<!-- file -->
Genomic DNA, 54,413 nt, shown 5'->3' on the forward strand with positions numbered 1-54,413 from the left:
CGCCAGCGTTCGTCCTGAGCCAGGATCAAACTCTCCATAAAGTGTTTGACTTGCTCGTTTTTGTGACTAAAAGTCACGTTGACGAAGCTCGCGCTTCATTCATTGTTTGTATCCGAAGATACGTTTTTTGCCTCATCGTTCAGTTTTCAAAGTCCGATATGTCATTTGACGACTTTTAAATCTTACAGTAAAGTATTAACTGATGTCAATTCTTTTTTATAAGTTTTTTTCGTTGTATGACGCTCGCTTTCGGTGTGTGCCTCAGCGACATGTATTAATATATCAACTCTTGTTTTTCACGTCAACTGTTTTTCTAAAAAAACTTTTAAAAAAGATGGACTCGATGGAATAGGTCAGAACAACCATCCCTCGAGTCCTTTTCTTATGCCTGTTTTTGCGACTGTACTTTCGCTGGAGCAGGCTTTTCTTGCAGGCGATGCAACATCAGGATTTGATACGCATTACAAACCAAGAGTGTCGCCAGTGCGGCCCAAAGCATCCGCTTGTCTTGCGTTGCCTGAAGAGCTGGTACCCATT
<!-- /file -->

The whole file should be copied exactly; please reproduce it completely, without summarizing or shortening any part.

Genomic DNA, 54,413 nt, shown 5'->3' on the forward strand with positions numbered 1-54,413 from the left:
CGCCAGCGTTCGTCCTGAGCCAGGATCAAACTCTCCATAAAGTGTTTGACTTGCTCGTTTTTGTGACTAAAAGTCACGTTGACGAAGCTCGCGCTTCATTCATTGTTTGTATCCGAAGATACGTTTTTTGCCTCATCGTTCAGTTTTCAAAGTCCGATATGTCATTTGACGACTTTTAAATCTTACAGTAAAGTATTAACTGATGTCAATTCTTTTTTATAAGTTTTTTTCGTTGTATGACGCTCGCTTTCGGTGTGTGCCTCAGCGACATGTATTAATATATCAACTCTTGTTTTTCACGTCAACTGTTTTTCTAAAAAAACTTTTAAAAAAGATGGACTCGATGGAATAGGTCAGAACAACCATCCCTCGAGTCCTTTTCTTATGCCTGTTTTTGCGACTGTACTTTCGCTGGAGCAGGCTTTTCTTGCAGGCGATGCAACATCAGGATTTGATACGCATTACAAACCAAGAGTGTCGCCAGTGCGGCCCAAAGCATCCGCTTGTCTTGCGTTGCCTGAAGAGCTGGTACCCATT